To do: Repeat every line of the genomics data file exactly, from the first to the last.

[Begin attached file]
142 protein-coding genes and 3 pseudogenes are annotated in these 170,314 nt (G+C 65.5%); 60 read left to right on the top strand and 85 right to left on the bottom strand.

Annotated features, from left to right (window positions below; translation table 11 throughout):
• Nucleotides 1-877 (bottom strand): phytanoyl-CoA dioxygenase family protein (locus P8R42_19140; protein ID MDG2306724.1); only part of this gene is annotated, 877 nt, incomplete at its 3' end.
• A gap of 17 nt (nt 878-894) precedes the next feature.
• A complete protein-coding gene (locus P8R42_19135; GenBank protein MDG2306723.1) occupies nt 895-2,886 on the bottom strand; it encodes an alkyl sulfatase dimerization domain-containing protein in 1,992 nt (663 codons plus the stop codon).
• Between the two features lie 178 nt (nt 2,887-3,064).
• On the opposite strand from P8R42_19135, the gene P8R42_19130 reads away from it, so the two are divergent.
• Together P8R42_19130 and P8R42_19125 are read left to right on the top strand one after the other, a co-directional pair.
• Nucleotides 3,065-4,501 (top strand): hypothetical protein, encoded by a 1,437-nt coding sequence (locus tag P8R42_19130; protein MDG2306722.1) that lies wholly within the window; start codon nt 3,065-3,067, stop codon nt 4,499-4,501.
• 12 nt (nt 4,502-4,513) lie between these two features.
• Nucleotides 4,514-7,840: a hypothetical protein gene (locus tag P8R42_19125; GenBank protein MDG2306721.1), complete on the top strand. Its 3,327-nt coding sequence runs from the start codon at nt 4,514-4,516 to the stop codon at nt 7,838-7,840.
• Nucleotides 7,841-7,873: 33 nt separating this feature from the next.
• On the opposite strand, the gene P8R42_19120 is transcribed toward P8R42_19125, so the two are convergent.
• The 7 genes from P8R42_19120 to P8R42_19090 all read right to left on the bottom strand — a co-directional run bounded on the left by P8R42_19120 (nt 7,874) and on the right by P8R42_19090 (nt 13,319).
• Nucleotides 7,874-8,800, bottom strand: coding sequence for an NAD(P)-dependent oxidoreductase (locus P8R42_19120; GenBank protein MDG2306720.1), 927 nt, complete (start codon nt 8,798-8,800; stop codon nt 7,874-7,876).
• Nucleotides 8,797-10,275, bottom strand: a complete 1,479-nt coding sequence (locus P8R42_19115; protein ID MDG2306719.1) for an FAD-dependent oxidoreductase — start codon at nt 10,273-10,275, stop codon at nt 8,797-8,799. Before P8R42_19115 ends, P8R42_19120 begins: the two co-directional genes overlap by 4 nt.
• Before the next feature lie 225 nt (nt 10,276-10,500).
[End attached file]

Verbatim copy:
142 protein-coding genes and 3 pseudogenes are annotated in these 170,314 nt (G+C 65.5%); 60 read left to right on the top strand and 85 right to left on the bottom strand.

Annotated features, from left to right (window positions below; translation table 11 throughout):
• Nucleotides 1-877 (bottom strand): phytanoyl-CoA dioxygenase family protein (locus P8R42_19140; protein ID MDG2306724.1); only part of this gene is annotated, 877 nt, incomplete at its 3' end.
• A gap of 17 nt (nt 878-894) precedes the next feature.
• A complete protein-coding gene (locus P8R42_19135; GenBank protein MDG2306723.1) occupies nt 895-2,886 on the bottom strand; it encodes an alkyl sulfatase dimerization domain-containing protein in 1,992 nt (663 codons plus the stop codon).
• Between the two features lie 178 nt (nt 2,887-3,064).
• On the opposite strand from P8R42_19135, the gene P8R42_19130 reads away from it, so the two are divergent.
• Together P8R42_19130 and P8R42_19125 are read left to right on the top strand one after the other, a co-directional pair.
• Nucleotides 3,065-4,501 (top strand): hypothetical protein, encoded by a 1,437-nt coding sequence (locus tag P8R42_19130; protein MDG2306722.1) that lies wholly within the window; start codon nt 3,065-3,067, stop codon nt 4,499-4,501.
• 12 nt (nt 4,502-4,513) lie between these two features.
• Nucleotides 4,514-7,840: a hypothetical protein gene (locus tag P8R42_19125; GenBank protein MDG2306721.1), complete on the top strand. Its 3,327-nt coding sequence runs from the start codon at nt 4,514-4,516 to the stop codon at nt 7,838-7,840.
• Nucleotides 7,841-7,873: 33 nt separating this feature from the next.
• On the opposite strand, the gene P8R42_19120 is transcribed toward P8R42_19125, so the two are convergent.
• The 7 genes from P8R42_19120 to P8R42_19090 all read right to left on the bottom strand — a co-directional run bounded on the left by P8R42_19120 (nt 7,874) and on the right by P8R42_19090 (nt 13,319).
• Nucleotides 7,874-8,800, bottom strand: coding sequence for an NAD(P)-dependent oxidoreductase (locus P8R42_19120; GenBank protein MDG2306720.1), 927 nt, complete (start codon nt 8,798-8,800; stop codon nt 7,874-7,876).
• Nucleotides 8,797-10,275, bottom strand: a complete 1,479-nt coding sequence (locus P8R42_19115; protein ID MDG2306719.1) for an FAD-dependent oxidoreductase — start codon at nt 10,273-10,275, stop codon at nt 8,797-8,799. Before P8R42_19115 ends, P8R42_19120 begins: the two co-directional genes overlap by 4 nt.
• Before the next feature lie 225 nt (nt 10,276-10,500).